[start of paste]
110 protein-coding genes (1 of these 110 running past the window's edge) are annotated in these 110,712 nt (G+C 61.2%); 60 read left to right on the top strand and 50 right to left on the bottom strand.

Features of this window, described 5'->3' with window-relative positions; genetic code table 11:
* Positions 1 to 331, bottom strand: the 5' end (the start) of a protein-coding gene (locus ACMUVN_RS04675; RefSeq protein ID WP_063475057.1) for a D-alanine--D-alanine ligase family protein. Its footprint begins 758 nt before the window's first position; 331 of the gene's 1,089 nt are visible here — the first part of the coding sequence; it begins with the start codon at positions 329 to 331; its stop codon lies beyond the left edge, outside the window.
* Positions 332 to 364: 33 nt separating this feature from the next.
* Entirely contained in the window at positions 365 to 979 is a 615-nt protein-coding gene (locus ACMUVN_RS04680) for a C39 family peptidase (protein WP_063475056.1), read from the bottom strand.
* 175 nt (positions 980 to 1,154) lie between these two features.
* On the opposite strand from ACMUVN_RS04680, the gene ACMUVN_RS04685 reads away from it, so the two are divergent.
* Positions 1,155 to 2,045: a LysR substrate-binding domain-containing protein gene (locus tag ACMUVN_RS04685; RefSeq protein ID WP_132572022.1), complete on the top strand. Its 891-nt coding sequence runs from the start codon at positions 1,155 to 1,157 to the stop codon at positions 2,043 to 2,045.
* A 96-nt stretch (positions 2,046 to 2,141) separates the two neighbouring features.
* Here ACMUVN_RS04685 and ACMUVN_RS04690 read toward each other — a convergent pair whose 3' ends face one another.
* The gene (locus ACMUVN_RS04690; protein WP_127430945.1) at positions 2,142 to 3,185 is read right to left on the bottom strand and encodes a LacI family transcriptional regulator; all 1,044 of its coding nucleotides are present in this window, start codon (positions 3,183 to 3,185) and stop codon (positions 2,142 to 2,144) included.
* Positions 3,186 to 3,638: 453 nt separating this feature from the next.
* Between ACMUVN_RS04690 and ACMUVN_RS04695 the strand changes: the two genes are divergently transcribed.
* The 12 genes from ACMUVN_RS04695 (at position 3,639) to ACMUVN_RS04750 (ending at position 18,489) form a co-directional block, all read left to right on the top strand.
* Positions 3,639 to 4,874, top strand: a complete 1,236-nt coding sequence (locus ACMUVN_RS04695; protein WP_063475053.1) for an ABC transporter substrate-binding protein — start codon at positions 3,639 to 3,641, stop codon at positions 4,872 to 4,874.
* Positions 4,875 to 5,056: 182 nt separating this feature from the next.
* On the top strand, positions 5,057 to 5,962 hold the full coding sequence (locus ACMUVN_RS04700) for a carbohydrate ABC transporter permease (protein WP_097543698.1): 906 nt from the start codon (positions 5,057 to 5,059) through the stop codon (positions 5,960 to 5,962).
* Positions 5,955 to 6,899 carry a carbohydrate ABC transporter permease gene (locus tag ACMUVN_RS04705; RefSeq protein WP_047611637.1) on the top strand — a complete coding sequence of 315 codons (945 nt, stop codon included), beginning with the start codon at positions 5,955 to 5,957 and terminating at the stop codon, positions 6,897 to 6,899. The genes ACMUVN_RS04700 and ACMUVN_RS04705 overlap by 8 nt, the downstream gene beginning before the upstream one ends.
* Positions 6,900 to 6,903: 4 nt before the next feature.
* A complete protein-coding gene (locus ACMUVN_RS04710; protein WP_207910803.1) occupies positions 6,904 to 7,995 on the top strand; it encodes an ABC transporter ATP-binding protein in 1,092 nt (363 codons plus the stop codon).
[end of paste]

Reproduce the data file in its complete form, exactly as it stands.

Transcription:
110 protein-coding genes (1 of these 110 running past the window's edge) are annotated in these 110,712 nt (G+C 61.2%); 60 read left to right on the top strand and 50 right to left on the bottom strand.

Features of this window, described 5'->3' with window-relative positions; genetic code table 11:
* Positions 1 to 331, bottom strand: the 5' end (the start) of a protein-coding gene (locus ACMUVN_RS04675; RefSeq protein ID WP_063475057.1) for a D-alanine--D-alanine ligase family protein. Its footprint begins 758 nt before the window's first position; 331 of the gene's 1,089 nt are visible here — the first part of the coding sequence; it begins with the start codon at positions 329 to 331; its stop codon lies beyond the left edge, outside the window.
* Positions 332 to 364: 33 nt separating this feature from the next.
* Entirely contained in the window at positions 365 to 979 is a 615-nt protein-coding gene (locus ACMUVN_RS04680) for a C39 family peptidase (protein WP_063475056.1), read from the bottom strand.
* 175 nt (positions 980 to 1,154) lie between these two features.
* On the opposite strand from ACMUVN_RS04680, the gene ACMUVN_RS04685 reads away from it, so the two are divergent.
* Positions 1,155 to 2,045: a LysR substrate-binding domain-containing protein gene (locus tag ACMUVN_RS04685; RefSeq protein ID WP_132572022.1), complete on the top strand. Its 891-nt coding sequence runs from the start codon at positions 1,155 to 1,157 to the stop codon at positions 2,043 to 2,045.
* A 96-nt stretch (positions 2,046 to 2,141) separates the two neighbouring features.
* Here ACMUVN_RS04685 and ACMUVN_RS04690 read toward each other — a convergent pair whose 3' ends face one another.
* The gene (locus ACMUVN_RS04690; protein WP_127430945.1) at positions 2,142 to 3,185 is read right to left on the bottom strand and encodes a LacI family transcriptional regulator; all 1,044 of its coding nucleotides are present in this window, start codon (positions 3,183 to 3,185) and stop codon (positions 2,142 to 2,144) included.
* Positions 3,186 to 3,638: 453 nt separating this feature from the next.
* Between ACMUVN_RS04690 and ACMUVN_RS04695 the strand changes: the two genes are divergently transcribed.
* The 12 genes from ACMUVN_RS04695 (at position 3,639) to ACMUVN_RS04750 (ending at position 18,489) form a co-directional block, all read left to right on the top strand.
* Positions 3,639 to 4,874, top strand: a complete 1,236-nt coding sequence (locus ACMUVN_RS04695; protein WP_063475053.1) for an ABC transporter substrate-binding protein — start codon at positions 3,639 to 3,641, stop codon at positions 4,872 to 4,874.
* Positions 4,875 to 5,056: 182 nt separating this feature from the next.
* On the top strand, positions 5,057 to 5,962 hold the full coding sequence (locus ACMUVN_RS04700) for a carbohydrate ABC transporter permease (protein WP_097543698.1): 906 nt from the start codon (positions 5,057 to 5,059) through the stop codon (positions 5,960 to 5,962).
* Positions 5,955 to 6,899 carry a carbohydrate ABC transporter permease gene (locus tag ACMUVN_RS04705; RefSeq protein WP_047611637.1) on the top strand — a complete coding sequence of 315 codons (945 nt, stop codon included), beginning with the start codon at positions 5,955 to 5,957 and terminating at the stop codon, positions 6,897 to 6,899. The genes ACMUVN_RS04700 and ACMUVN_RS04705 overlap by 8 nt, the downstream gene beginning before the upstream one ends.
* Positions 6,900 to 6,903: 4 nt before the next feature.
* A complete protein-coding gene (locus ACMUVN_RS04710; protein WP_207910803.1) occupies positions 6,904 to 7,995 on the top strand; it encodes an ABC transporter ATP-binding protein in 1,092 nt (363 codons plus the stop codon).